I’ve always thought with all of the convenience of modern day technology that leaving behind more traditional ways of life is rather sad. For a while, I was very much against eReaders such as the Kindle and Nook. I certainly never thought that I would own a smartphone or more advanced phone, but since recently receiving Verizon’s Galaxy Tab as a gift, I can’t keep my hands off of it. While I still stay true to many of my primitive habits (like writing by hand and reading books with tangible pages), I have found my Galaxy Tab to have many perks that are gems among my list of writing resources. I’ve come up with five that have proved exceptionally useful to me as a writer. (Note: The following free applications can be downloaded onto any Android phone, not just the Galaxy.)
1. Voice Recorder
Voice Recorder is the perfect app for the on-the-go writer. When I was writing my first novel, I used a clunky tape recorder to brainstorm myself out of plot holes and even to babble lines of poetry for later use. The tape recorder eventually broke, so I was excited to discover this application. Not only is this great for recording ideas when you don’t have a pen and paper nearby, but a gem for students like me whose thoughts can wander during long-winded lectures.
2. Days Left
This is one of my favourites. Days Left is a reminder app which allows you to install widgets onto your home page. Just punch in the date of an event or deadline, pick a colour or icon to go with it if you wish, and drag it into place on the selected page. These are perfect for keeping track of deadlines for assignments and writing contests. I have about twenty on my phone right now.
This is one of the best tools a writer can have, and now it’s even faster and easier to use. Just type (or swype) a word into the search engine. You know the rest. I use this as well as Thesaurus.com several times a day when writing poetry or constructing sentences. Also, if you have an account on Dictionary.com, you can sync it with the application and continue adding words to your list of favourites. This is what I do to keep from losing all of my best words. Download this app and kiss “It’s-on-the-tip-of-my-tongue!” syndrome goodbye. 😉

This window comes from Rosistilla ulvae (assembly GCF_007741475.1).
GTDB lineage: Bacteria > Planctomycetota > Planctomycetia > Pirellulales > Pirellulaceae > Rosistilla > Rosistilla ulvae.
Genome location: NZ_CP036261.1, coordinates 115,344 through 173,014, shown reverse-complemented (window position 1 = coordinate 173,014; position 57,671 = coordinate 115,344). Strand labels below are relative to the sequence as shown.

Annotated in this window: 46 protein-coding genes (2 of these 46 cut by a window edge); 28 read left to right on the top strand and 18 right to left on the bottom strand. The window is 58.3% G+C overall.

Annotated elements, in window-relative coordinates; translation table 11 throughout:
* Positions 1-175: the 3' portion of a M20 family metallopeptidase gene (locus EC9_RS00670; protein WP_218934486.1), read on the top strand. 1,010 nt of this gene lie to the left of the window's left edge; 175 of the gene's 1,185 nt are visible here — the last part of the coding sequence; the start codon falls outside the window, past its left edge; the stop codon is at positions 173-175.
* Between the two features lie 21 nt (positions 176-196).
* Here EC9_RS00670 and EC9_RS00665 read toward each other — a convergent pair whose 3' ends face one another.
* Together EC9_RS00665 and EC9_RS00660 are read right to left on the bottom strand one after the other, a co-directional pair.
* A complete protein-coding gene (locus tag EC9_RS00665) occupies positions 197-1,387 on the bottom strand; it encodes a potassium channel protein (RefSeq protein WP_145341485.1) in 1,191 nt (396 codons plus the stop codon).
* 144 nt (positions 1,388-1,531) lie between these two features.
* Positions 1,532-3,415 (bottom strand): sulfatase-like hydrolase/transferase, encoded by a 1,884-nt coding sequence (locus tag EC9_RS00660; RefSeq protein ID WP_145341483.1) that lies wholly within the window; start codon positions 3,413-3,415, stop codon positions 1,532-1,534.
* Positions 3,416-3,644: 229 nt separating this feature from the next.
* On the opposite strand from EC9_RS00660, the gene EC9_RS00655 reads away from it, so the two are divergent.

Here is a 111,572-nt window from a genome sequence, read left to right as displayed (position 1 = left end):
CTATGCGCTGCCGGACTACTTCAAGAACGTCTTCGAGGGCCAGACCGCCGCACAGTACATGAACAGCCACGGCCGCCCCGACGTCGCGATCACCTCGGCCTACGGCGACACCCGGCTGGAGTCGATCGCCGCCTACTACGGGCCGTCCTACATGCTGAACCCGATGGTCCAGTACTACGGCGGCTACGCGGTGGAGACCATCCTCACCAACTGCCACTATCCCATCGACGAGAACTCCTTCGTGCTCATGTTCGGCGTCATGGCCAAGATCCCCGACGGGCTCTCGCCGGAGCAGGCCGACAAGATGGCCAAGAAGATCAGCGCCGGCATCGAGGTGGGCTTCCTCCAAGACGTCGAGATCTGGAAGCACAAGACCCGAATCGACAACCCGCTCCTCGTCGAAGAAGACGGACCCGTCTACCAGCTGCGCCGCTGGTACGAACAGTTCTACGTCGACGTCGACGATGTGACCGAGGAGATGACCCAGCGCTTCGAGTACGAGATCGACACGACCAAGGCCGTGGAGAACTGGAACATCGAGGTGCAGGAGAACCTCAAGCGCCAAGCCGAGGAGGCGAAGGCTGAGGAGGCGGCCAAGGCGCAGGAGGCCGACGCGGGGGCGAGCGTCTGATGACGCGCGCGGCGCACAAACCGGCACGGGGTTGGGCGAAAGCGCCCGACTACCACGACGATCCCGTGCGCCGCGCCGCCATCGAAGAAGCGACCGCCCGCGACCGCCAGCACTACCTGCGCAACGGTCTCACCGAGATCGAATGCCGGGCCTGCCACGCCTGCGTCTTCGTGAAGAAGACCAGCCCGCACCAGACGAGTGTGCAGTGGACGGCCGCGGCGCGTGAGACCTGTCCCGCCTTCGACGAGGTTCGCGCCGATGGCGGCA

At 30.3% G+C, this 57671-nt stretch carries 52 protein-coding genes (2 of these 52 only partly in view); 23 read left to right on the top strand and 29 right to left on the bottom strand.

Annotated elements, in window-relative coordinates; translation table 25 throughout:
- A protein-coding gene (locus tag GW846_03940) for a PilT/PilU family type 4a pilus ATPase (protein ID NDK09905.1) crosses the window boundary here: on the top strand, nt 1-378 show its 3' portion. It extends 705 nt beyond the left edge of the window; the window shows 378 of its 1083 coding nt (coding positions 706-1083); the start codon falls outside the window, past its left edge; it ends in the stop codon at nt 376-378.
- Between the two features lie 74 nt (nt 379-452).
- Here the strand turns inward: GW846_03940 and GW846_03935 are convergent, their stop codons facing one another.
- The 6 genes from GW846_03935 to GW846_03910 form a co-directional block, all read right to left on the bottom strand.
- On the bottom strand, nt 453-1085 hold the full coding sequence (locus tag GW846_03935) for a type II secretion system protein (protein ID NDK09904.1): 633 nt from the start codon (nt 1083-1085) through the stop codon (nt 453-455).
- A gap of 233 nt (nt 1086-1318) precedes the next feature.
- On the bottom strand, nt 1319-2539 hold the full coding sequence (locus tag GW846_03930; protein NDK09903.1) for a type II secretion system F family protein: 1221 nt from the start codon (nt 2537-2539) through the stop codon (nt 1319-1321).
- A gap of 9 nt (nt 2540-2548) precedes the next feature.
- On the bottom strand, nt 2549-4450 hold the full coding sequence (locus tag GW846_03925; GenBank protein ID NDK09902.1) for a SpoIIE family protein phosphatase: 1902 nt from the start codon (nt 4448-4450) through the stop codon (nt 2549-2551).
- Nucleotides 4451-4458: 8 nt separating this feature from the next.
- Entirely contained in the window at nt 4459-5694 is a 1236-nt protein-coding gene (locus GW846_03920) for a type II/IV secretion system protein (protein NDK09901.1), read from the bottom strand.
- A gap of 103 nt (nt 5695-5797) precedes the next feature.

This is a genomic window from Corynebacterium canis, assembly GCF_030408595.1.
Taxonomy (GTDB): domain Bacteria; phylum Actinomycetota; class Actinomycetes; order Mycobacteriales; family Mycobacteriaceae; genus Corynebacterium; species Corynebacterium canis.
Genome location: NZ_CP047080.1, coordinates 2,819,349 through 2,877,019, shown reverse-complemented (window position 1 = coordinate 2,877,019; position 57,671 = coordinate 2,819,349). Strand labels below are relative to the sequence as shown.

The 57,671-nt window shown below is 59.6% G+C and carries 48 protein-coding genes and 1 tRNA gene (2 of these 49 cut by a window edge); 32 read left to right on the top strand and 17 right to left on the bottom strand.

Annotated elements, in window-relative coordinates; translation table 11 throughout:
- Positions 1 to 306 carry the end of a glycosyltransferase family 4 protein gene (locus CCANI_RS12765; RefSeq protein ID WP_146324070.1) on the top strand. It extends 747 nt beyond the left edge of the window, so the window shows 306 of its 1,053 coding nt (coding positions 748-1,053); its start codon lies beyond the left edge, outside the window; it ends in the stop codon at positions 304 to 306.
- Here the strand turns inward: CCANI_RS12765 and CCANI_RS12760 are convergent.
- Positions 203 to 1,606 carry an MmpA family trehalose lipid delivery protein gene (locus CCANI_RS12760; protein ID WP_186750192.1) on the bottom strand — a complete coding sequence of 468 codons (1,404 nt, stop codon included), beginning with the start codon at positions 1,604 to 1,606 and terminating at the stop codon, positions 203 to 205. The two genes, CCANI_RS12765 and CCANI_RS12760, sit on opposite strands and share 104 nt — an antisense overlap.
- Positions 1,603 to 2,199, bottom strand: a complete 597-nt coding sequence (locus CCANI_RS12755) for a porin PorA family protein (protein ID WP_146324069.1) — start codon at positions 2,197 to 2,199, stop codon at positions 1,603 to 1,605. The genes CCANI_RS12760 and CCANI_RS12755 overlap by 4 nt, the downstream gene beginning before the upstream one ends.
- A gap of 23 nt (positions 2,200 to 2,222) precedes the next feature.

This one was controversial to me for a while as it is difficult for my nostalgic self to abandon my “real” books for .azw and .opf documents; but since I’m a writer as well as a reader, the benefits are far too numerous to turn down. Any of you who knows what it’s like to spend precious minutes flipping through a book to find a favourite part will appreciate the search option on the Kindle. Enter the word or phrase you’re looking for and highlight without marring the prized pages of a hardcover. The best feature on this app in my opinion is the note-taking function. I use this to write all of my “Writing Methods From…” articles. If you’re serious about learning the craft of writing, paying attention to structure by taking notes is one of the most effective approaches. If you love mysteries, you can even play detective and try to solve the mystery before the book is over!
This last one is a bit obvious. Serving the same function as the infamous “writers’ notebook,” it saves you a bit of extra room in your pocket or purse. The Evernote app will sync with your online account if you have one, but if you’re more of a sticky-note kind of person, you might want to try the Memo or Desk Notes app.
Do you use an Android or other smartphone to benefit your writing? Would you say it’s more of an effective tool or a distraction? Did I miss your favourite application?